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Tigers are solitary and territorial hunters, using their striped hides to blend into the forests and jungles they call home and preferring to attack with surprise.

Recall Knowledge - Animal (Nature): DC 19

TigerCreature 4

Source Bestiary pg. 53
Perception +12; low-light vision, scent (imprecise) 30 feet
Skills Acrobatics +11, Athletics +13, Stealth +13
Str +5, Dex +3, Con +3, Int -4, Wis +2, Cha -2
AC 21; Fort +13, Ref +11, Will +8
HP 60
Speed 30 feet
Melee Single ActionSingle Action jaws +13 [+8/+3], Damage 1d10+7 piercing plus GrabMelee Single ActionSingle Action claw +13 [+9/+5] (agile), Damage 1d8+7 slashingPounce Single ActionSingle Action The tiger Strides and makes a Strike at the end of that movement. If the tiger began this action hidden, it remains hidden until after this ability's Strike.Sneak Attack The tiger deals 1d6 extra precision damage to flat-footed creatures.Wrestle Single ActionSingle Action The tiger makes a claw Strike against a creature it is grabbing. If the attack hits, that creature is knocked prone.

All Monsters in "Cat"



Source Bestiary pg. 52
Few predators of the natural world can match the cat’s talent for stalking and stealth.

Sidebar - Locations Cat Locations

Leopards are exceptionally adaptable, able to survive in any grassland, forest, or jungle, and even the fringes of deserts.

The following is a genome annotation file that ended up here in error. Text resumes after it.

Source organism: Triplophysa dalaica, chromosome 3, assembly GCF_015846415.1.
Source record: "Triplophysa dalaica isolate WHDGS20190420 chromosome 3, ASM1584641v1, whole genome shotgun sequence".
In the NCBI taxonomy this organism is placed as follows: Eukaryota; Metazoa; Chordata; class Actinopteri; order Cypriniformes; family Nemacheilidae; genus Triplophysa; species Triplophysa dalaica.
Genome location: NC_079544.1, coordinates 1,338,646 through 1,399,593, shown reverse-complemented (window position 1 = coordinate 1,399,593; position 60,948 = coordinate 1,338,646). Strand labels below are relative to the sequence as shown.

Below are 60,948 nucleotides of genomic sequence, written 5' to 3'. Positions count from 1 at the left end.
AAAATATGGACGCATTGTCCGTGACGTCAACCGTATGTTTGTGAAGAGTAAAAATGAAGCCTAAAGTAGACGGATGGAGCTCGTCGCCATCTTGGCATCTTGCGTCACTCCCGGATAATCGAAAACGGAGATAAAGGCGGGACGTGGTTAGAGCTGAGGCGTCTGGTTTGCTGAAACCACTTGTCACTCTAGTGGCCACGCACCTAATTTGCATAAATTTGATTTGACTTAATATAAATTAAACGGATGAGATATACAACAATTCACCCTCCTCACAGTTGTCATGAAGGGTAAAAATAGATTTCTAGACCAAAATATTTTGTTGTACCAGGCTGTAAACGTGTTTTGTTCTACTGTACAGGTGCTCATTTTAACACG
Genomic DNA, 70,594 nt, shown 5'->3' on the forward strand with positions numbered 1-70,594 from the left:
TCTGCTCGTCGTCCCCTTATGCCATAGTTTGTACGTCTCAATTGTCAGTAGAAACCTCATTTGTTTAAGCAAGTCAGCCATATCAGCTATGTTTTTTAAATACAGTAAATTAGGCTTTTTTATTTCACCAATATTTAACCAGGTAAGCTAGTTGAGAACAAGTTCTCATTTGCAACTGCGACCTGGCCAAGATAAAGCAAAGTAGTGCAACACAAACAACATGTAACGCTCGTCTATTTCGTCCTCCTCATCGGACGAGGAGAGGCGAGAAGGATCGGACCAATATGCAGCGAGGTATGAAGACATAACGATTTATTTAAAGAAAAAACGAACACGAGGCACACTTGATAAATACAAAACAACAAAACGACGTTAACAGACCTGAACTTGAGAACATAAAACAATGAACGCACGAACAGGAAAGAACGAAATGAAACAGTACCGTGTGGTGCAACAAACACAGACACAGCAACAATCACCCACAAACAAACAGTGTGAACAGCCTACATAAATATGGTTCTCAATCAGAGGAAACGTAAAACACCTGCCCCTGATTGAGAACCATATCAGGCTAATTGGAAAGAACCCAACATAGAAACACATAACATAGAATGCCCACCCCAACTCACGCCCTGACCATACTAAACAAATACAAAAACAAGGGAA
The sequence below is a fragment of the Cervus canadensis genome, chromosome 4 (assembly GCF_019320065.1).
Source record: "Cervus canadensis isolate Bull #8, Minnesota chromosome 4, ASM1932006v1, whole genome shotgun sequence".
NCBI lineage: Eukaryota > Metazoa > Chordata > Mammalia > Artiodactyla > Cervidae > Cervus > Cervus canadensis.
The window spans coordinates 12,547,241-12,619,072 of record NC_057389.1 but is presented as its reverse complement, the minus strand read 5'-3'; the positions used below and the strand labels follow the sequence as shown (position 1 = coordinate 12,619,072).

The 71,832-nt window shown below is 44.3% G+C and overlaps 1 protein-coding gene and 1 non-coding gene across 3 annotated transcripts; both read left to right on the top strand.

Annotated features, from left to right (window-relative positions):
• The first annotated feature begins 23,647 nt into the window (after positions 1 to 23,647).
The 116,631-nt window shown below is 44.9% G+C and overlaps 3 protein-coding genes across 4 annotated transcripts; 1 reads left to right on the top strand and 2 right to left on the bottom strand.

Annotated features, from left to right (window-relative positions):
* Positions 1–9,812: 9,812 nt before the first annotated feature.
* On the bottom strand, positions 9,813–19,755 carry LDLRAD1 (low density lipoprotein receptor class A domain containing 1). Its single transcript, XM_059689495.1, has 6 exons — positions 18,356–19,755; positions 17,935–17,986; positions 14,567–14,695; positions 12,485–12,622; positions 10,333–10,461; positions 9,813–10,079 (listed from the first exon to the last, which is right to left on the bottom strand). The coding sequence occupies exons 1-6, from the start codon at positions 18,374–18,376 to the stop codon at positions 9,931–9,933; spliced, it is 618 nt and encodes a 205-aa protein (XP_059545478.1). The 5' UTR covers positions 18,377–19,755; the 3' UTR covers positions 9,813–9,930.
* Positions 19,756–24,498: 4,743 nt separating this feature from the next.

Lions live in grassy plains and savannas, although species adapted for temperate environs that dwell in mountains exist as well. Male mountain lions lack the mane of their somewhat larger grassland-dwelling kin, but are no less dangerous.
While tigers are most common in forests, they also inhabit grasslands and savannas as long as vegetation is dense, and their dens are often found in caves.
Smilodons live in wooded and grassland areas.

Sidebar - Additional Lore Domesticating Big Cats

While it's common practice to keep a house cat in the home to ward off unwanted rodents, keeping a big cat for a pet is a different matter entirely. Nevertheless, up-and-coming merchant lords, impetuous princes and princesses, and status-obsessed nobles have tried to do just that, often resulting only in terrified house staff and ruined upholstery. Many among the idle rich will gladly pay for the services of an unscrupulous druid or ranger who promises to help them achieve their dreams of an oversized feline friend, but the dire risks of such an endeavor are enough to dissuade even the greediest would-be animal trainers from even attempting the feat.